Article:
This Truth is so obvious that I have to keep excavating my own bullshit to remind myself of it: the pulse of life that is within me is within every single thing. You too, dear Reader. It’s in you too, and you looking out, it’s in me too. And so the ripples of realisation keep expanding.

I’ll just allow that to sink in a moment.

When I remember the simplicity of this, that my beautiful Cherry tree lives because it should and does, just as much as me or you, or my chaotic kids, then everything falls away. The world, the Universe, becomes a network of complex living pulses of essence. This is the truth that keeps me utterly in love with being alive. What a gift we have been given. To have these senses, this body, this world in which to live and learn. Do we even see what a great, unbound gift we’ve been given? In all honesty, no, I doubt it. I doubt that we give thanks. To what? To what should I give thanks? To Life itself? A God? To my Ancestors for going through joy, fear, utter horror and many, many moments of sheer boredom just so there may be the possibility that I could live and that my children would be born? We live for the descendants we will never know. For we are the living Ancestors.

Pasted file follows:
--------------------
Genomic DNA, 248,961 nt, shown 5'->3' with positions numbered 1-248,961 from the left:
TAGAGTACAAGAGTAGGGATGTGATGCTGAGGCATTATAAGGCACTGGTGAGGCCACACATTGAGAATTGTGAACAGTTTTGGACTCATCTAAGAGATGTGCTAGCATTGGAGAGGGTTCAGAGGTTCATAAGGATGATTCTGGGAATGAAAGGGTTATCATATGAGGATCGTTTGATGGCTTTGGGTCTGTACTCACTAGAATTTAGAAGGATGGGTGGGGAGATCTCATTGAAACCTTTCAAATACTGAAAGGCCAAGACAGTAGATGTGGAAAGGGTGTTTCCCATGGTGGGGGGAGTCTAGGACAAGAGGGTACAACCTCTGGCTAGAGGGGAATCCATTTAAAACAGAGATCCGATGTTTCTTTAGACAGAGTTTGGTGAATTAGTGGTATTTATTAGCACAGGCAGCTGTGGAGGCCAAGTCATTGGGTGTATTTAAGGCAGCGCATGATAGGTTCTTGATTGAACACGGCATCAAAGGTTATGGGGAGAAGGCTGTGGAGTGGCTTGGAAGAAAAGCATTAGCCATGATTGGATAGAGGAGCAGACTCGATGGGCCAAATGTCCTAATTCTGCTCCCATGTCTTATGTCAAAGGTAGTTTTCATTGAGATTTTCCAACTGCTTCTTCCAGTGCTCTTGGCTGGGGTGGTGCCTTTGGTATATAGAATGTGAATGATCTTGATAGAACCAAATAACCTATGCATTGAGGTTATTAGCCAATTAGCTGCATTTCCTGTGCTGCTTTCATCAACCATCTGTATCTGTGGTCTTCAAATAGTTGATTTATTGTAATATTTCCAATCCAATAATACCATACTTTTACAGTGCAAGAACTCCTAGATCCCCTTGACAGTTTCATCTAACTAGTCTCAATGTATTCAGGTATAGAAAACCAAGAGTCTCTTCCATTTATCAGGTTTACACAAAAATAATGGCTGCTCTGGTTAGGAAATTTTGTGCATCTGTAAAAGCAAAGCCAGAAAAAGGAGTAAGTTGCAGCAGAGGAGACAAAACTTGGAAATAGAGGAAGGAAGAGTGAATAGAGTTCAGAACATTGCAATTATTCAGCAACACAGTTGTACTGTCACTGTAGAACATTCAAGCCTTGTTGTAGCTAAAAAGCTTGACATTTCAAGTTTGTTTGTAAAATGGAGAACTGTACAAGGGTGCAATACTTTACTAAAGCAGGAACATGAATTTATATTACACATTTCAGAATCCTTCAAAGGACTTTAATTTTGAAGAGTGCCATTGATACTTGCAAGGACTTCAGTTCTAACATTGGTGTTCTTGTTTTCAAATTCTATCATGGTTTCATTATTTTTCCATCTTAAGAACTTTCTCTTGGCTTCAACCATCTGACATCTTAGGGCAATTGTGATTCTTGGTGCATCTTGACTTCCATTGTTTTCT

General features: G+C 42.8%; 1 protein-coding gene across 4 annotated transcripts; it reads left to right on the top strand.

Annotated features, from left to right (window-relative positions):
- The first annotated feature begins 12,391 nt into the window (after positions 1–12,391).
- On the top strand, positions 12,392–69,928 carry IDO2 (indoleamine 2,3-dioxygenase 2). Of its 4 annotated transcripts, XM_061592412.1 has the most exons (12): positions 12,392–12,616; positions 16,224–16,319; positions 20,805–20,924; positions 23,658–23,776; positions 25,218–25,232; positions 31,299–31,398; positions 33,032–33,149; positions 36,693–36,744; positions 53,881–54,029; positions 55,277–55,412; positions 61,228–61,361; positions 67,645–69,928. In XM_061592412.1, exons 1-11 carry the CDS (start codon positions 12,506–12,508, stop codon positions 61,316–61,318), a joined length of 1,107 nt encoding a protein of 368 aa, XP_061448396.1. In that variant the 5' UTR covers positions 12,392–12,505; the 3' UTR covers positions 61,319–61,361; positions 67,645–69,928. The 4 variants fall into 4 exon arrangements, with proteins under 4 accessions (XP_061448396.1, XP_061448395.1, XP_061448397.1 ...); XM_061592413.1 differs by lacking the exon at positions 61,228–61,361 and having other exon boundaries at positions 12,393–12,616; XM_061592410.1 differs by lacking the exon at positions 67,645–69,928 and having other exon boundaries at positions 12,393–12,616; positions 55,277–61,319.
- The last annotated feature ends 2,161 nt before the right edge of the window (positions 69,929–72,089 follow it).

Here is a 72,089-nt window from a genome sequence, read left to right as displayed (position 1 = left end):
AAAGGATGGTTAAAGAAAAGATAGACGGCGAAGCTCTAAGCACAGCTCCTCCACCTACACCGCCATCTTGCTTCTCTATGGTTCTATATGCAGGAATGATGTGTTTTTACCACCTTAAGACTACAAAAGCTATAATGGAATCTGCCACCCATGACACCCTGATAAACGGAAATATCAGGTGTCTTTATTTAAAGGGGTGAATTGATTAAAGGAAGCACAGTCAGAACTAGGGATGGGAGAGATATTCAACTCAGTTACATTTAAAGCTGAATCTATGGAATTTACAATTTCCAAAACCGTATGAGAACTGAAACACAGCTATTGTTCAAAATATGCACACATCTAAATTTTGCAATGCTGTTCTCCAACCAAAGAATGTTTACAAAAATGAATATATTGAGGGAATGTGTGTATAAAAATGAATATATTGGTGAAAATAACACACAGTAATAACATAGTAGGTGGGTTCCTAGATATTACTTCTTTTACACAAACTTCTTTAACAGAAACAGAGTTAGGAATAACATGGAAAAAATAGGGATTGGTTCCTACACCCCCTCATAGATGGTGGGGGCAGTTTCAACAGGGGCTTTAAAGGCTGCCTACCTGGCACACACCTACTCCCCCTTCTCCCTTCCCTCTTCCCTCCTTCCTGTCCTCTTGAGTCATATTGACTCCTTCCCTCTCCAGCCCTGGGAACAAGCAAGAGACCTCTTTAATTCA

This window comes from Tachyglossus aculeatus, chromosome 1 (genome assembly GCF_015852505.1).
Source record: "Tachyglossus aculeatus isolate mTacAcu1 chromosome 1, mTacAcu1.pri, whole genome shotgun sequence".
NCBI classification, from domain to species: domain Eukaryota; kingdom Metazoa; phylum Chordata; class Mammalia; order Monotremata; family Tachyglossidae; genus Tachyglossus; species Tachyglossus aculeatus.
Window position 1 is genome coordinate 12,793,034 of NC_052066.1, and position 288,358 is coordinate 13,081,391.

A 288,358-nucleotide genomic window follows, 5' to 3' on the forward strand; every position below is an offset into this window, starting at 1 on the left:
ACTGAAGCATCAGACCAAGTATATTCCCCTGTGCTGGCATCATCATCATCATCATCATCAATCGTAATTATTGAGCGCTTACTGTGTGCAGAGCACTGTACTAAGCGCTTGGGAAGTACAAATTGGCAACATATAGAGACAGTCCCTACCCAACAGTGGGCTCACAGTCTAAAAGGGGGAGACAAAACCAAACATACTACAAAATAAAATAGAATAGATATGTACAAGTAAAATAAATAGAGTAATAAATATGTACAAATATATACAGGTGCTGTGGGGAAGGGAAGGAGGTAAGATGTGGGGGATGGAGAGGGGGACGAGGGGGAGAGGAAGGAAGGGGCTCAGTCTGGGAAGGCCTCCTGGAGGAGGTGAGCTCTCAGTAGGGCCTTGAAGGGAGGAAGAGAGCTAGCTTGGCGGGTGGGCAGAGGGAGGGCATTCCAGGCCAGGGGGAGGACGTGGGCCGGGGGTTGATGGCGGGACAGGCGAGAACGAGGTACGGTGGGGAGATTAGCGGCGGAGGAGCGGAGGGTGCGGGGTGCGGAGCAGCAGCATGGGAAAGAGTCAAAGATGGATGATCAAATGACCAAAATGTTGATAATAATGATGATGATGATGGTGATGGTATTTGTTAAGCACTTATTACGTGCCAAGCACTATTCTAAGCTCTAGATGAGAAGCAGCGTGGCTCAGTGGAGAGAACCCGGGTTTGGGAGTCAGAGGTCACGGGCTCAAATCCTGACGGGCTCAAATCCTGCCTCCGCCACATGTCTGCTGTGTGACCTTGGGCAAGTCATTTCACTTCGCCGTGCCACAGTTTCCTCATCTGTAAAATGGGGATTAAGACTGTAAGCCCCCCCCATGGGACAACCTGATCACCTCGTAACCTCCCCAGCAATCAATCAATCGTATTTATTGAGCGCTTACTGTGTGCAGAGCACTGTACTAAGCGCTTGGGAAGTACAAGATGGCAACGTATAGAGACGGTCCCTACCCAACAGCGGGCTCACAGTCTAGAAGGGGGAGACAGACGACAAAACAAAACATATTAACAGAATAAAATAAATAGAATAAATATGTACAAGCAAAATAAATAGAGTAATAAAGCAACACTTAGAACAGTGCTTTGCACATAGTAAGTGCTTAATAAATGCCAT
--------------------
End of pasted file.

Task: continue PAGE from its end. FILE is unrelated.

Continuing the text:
To give thanks is in itself to tread every footfall with reverence. Every breath is filled with Divine purpose of life itself. I for one will give thanks to the Earth. I come from a line of consciousness that has never been broken, from the very first minerals turned carbon into living, organic matter, billions of years ago. So in very real terms I AM the Earth. As are you. Our Deep Time Mother IS Earth, and that is another simple Truth.

Our actions speak volumes about these Truths. Should I pollute the air, that is my Mother? Should I cut down that tree that is as alive as I? Am I treading lightly? Is my footfall reverent? Can I leave here one day, having left only love, when I die?

The wind is still raging. I must walk the dog, he’s as agitated as I am. I think everyone needs a bit of buffeting, now that the sun has risen. Slowly Cherry tree is losing her leaves to that tenacious wind and I should go out and greet the morning.